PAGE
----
Tiny Joy March/April 2012: Electric Coffee Brewers/ Using Taste to Determine Roast Level

Electric Coffee Brewers 
Manual and single-cup brewing has exploded in popularity in recent years. There are so many ways to brew a great single cup that the humble automatic drip brewer often gets overlooked and disregarded. There’s good reason for that, too; most drip brewers on the market make under-extracted sour swill, and they’re cheaply made, essentially disposable appliances. But sometimes you just don’t want to mess around with manual brewing and the technique it takes to get a good result.  Fortunately there are a few great options for electric drip brewers made by Technivorm (available in both 8-cup and 10-cup models) and Bonavita.  I’ll focus on the features of both machines that we liked.

Water temperature is probably the most important factor in brewing a good cup. The brew water should be between 195 and 205 °F to properly extract the good stuff from the coffee grounds. Most drip coffee makers on the market only heat the water to about 185 °F, resulting in a flat, dull cup.

Both the Technivorm and the Bonavita have powerful heating elements to boil the water,  and force it up to and through the spray head. The water heats in less than a minute and maintains the proper brew temperature throughout the process.  You want to drink your coffee while it’s still fresh, but the Technivorm and Bonavita thermal carafes keep the coffee warm for a long time. I’ve brewed pots in the morning that I haven’t finished, dumped them out in the evening, and found the coffee inside both carafes to be hot to the touch. Again, it’s not something I would drink, but it’s still hot.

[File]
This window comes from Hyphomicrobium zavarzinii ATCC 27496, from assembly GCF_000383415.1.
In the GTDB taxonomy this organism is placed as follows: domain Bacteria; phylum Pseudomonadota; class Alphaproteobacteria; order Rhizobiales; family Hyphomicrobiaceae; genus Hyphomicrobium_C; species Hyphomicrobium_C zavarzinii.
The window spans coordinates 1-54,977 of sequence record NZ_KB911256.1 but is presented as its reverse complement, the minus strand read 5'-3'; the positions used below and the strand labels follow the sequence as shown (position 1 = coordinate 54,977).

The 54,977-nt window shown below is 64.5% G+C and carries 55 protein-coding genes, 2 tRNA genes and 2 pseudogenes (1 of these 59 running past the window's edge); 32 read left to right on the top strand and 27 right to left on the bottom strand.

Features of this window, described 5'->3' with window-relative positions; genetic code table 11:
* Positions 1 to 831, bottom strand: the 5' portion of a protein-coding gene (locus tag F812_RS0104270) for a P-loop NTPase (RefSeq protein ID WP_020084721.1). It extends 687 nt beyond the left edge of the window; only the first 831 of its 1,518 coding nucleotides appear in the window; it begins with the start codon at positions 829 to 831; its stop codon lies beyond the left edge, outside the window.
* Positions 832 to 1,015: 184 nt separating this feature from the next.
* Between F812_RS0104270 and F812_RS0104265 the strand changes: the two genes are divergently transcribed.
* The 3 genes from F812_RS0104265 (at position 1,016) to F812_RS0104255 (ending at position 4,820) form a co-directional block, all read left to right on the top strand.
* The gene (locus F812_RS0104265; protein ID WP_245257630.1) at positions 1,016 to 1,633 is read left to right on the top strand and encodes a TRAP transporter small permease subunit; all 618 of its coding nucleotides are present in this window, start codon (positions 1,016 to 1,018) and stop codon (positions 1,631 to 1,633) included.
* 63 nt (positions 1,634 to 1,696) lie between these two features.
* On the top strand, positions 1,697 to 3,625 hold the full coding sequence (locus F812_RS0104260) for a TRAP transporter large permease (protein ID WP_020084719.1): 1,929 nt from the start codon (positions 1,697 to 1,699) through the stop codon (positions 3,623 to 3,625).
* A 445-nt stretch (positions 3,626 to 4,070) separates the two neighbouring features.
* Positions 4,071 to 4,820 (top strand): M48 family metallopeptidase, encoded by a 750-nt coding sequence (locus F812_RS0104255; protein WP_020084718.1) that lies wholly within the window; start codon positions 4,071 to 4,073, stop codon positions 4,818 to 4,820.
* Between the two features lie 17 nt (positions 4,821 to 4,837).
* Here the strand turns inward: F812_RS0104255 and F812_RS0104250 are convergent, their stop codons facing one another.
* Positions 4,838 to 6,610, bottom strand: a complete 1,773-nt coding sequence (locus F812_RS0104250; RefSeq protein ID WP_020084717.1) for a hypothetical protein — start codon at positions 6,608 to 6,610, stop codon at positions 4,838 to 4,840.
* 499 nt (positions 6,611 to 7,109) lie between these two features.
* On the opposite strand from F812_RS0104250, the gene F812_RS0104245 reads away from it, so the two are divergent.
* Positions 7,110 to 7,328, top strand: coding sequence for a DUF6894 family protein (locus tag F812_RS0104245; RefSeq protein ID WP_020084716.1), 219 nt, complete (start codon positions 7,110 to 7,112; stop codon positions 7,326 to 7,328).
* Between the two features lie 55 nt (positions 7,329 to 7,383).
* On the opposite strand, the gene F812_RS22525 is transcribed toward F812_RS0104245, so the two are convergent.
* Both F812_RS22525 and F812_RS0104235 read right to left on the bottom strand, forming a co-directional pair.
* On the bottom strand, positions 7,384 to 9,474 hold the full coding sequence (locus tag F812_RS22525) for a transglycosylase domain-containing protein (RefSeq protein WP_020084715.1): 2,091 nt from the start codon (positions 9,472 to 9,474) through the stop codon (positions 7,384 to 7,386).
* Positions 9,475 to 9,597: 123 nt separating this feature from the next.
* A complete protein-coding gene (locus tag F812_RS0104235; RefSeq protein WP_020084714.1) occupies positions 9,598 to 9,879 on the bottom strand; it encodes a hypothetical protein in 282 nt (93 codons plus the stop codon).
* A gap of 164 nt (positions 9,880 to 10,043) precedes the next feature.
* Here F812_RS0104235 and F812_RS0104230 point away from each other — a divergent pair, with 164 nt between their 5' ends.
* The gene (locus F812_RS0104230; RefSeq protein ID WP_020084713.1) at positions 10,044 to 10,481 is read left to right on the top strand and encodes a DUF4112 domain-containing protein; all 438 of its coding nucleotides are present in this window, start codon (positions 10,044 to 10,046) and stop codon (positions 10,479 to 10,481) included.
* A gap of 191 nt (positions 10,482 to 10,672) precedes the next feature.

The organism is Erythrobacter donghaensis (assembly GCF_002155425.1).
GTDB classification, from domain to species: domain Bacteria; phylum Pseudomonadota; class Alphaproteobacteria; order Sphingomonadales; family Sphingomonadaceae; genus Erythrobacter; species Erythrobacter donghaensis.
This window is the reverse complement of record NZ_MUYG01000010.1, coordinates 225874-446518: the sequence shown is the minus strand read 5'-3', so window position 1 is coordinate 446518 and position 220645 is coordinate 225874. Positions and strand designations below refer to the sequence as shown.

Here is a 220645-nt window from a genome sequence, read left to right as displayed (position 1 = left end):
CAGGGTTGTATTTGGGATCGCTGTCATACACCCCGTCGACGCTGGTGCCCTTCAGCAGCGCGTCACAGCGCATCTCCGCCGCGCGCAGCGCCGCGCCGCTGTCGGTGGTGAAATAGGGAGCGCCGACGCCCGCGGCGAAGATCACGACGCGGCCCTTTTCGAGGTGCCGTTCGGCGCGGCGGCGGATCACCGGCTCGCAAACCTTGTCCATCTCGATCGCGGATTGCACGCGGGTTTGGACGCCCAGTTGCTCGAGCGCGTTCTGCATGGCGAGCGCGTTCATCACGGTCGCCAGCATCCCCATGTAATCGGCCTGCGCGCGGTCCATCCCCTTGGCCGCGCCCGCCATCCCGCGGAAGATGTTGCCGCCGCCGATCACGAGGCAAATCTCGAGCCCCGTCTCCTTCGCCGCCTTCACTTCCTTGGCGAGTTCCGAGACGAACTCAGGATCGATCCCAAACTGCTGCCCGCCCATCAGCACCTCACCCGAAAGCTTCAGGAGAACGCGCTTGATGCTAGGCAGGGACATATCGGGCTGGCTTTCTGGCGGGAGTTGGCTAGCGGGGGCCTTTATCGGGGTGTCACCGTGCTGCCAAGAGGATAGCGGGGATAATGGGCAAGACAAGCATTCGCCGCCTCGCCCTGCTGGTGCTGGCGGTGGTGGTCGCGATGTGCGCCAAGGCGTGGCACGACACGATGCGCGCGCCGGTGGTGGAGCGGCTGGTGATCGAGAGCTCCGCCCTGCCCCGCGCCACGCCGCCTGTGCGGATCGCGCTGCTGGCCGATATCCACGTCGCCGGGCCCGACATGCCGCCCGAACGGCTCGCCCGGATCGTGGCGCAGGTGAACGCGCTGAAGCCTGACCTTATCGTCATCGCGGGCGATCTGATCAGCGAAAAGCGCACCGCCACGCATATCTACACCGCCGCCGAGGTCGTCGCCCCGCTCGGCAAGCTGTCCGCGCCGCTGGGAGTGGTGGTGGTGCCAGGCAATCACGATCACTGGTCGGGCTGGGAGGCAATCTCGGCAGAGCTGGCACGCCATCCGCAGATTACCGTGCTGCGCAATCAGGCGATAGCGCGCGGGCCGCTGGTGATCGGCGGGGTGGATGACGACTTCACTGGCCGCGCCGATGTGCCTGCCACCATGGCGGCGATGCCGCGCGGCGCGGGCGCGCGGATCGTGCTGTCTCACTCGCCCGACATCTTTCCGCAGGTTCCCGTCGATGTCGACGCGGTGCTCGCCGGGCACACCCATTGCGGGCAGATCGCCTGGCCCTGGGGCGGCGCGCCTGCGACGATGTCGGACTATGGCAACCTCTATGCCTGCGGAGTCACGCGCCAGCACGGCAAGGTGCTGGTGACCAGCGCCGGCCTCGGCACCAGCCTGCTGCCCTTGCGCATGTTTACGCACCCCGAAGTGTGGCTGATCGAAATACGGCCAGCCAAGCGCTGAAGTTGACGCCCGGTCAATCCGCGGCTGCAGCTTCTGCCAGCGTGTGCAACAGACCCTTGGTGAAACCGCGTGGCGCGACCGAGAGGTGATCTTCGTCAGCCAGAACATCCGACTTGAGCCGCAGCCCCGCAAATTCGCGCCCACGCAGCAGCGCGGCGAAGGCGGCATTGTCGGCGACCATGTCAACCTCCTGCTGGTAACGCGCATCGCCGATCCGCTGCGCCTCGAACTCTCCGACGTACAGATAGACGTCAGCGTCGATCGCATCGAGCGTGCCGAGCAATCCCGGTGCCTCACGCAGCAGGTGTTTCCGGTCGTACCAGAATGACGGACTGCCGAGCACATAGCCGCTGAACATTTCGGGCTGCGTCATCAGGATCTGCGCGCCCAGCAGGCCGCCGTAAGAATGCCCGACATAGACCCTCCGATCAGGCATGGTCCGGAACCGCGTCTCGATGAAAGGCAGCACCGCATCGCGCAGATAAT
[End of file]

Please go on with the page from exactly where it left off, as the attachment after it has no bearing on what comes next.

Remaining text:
Spray head
The Technivorm features a 9-hole spray head that does an adequate job of saturating the grounds, but it requires a little user intervention to thoroughly wet them. Most models have a filter basket with a 3-position switch to control the flow of brewed coffee. We flip the switch to the “closed” position for the first 45 seconds or so of the brew cycle, give the slurry of water and grounds a quick stir, then open up the brew switch all the way. It might sound like a pain, but it’s easy to include that process in your morning routine. With its 7-hole, 2” diameter spray head, the Bonavita brewer doesn’t require any futzing with the coffee slurry; you can just set it up, walk away, and a few minutes later you’ll have a full pot to enjoy.

Brew time

Some of the drip brewers we’ve tested take a ridiculous amount of time to brew a full pot; the longer the water is in contact with the grounds, the more bitter flavors you’ll extract. Since both the Bonavita and Techinvorm’s heating element heat the water quickly, the overall brew time is only about 6 minutes.

Both machines make excellent coffee.  In a side-by-side comparison, the cup quality was equal, but there are some notable differences between the machines.

The coffee from the Bonavita was much hotter, since the filter basket fits directly on top of the carafe, unlike the Technivorm.  The Technivorm is hand-assembled in the Netherlands, while the Bonavita is made in China. I don’t know if that affects the build quality, but hand-assembly inspires a feeling of confidence, as does the 5-year manufacturer warranty. The Bonavita is new to the market, so we don’t know how durable it is, but Bonavita offers a 2 year warranty, which is still twice as long as most machines.